THIS ARTICLE IS A READER FAVORITE AND WAS ORIGINALLY PUBLISHED IN January 2013.
The four-boy tuck-in routine can be exhausting. Our two-year-old has turned out to be the most challenging of any of our boys at bedtime, seeming to come to life just about the time we are ready to collapse and enjoy a few minutes of quiet. If, and when, we finally get him down, there are still three more boys to read to (on a good night), say prayers with, and get into their beds. By the time I get to my thirteen-year-old, it’s usually an abbreviated tuck-in. He doesn’t need much. He reads to himself. One hug and kiss is plenty. He is easy.
So that one night not too long ago, when I said “goodnight” and “I love you” and was just about to hurry out to tackle the next thing on my nightly to-do list, I’m not sure what made me pause.
But I did.
And I just sat there and was quiet for maybe ten seconds. I looked right at my son, with a relaxed expression. I expected nothing, but instead just enjoyed his presence for those few seconds.
And that young teenager actually had something to say.
It wasn’t a shocking confession, or any super sensitive issue. He simply shared something that he was frustrated with personally—a goal he hadn’t reached in a certain sport. Being a first-born perfectionist type, this kid is really hard on himself. He works things out quietly, and doesn’t need to talk about little issues. I suppose I have seen this as not only a great quality, but one that simplifies my parenting requirements. And maybe one I’ve taken for granted…
On that particular day, I don’t think he needed me to share wise counsel or really to say anything at all.
He simply decided to let me in on things.
And that moment pierced my heart a little bit.
It made me ask what have I been missing. These little moments…they are treasures. A peek into the heart of my child. A chance to know what he ponders. What bothers him. How I might pray for him.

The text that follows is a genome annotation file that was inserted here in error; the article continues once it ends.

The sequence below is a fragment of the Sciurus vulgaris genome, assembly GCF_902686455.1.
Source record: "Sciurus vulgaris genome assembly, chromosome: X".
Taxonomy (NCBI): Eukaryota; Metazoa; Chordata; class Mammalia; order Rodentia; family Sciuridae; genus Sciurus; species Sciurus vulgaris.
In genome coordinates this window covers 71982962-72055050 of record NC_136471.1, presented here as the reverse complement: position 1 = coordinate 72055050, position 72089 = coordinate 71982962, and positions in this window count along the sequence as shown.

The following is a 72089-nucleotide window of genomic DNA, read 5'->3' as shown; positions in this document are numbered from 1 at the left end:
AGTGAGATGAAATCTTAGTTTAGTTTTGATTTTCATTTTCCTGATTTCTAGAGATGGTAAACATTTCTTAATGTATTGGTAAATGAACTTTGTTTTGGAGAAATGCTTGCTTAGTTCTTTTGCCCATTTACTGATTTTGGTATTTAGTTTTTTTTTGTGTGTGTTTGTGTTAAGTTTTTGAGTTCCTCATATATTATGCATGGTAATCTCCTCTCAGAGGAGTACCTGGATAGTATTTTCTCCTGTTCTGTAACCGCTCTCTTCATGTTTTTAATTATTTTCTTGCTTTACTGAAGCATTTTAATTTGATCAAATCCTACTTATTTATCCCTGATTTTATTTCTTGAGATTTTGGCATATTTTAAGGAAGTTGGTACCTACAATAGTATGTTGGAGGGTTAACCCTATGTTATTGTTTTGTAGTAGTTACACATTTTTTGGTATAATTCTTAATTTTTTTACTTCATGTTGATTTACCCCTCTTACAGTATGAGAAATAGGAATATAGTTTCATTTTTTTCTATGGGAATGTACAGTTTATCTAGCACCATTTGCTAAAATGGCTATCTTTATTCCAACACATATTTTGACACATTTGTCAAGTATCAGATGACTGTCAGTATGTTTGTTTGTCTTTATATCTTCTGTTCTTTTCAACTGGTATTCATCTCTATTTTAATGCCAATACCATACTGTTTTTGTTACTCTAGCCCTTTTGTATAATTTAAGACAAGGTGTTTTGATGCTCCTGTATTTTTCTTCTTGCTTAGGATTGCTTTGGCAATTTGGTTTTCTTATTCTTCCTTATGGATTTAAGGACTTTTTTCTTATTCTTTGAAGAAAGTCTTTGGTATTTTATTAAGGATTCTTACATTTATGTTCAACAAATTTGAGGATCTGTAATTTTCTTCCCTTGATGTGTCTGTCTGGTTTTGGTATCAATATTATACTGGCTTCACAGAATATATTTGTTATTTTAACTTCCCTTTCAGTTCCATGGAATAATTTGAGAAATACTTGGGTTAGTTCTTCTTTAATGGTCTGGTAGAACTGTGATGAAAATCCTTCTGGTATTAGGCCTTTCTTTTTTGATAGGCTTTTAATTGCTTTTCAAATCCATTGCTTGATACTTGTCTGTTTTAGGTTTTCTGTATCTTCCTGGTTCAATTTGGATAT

Yet, I am so busy with the daily tasks and the managing of the family and the disciplining of the younger ones, that I am afraid I have rushed past the one that might just need a listening ear the most.
Obviously, we are all human. We can only do so much in a day. If we are blessed to have one (or more!) independent kids who are self-directed and don’t require a whole lot of special attention, it is a gift from God.
However, the brief moment with my son that night, followed by a few more purposeful pauses since then, have taught me that I don’t want to miss them any more.
I don’t want to miss his heart.
His funny observations or his creative ideas.
So, I’m learning to pause. When I greet him in the morning, I remind myself to pause. To look into his eyes as I ask “How did you sleep, honey?” and mean it. When he gets home after surfing or a youth group event, to actually stop what I’m doing and ask, “How did it go?” And yes, at bedtime…I am trying to cut down a little on the time I spend battling my two-year-old, so I can give a little more time to the teenager. The eleven-year-old can use a little more of my quiet readiness, as well. And the eight-year-old…oh, a listening ear means the world to that one. He is surrounded by noise on all sides.
A pause can come in the form of a question. It can happen in the car when I turn my music low, and turn my blue-tooth off. It can happen while we eat breakfast, or sit at the beach. A pause may deliver pure silence, and sometimes it brings no conversation. Even then, it opens the door for communication when your boy is ready.
A pause says…
“You are worth my time.”
“You are valuable.”
“I am interested in you.”
“No one else matters more right now.”
“I’m not just here to speak AT you.”
Sometimes a pause is the best “I love you” that I could give.
Have you paused enough recently to hear what might otherwise be missed?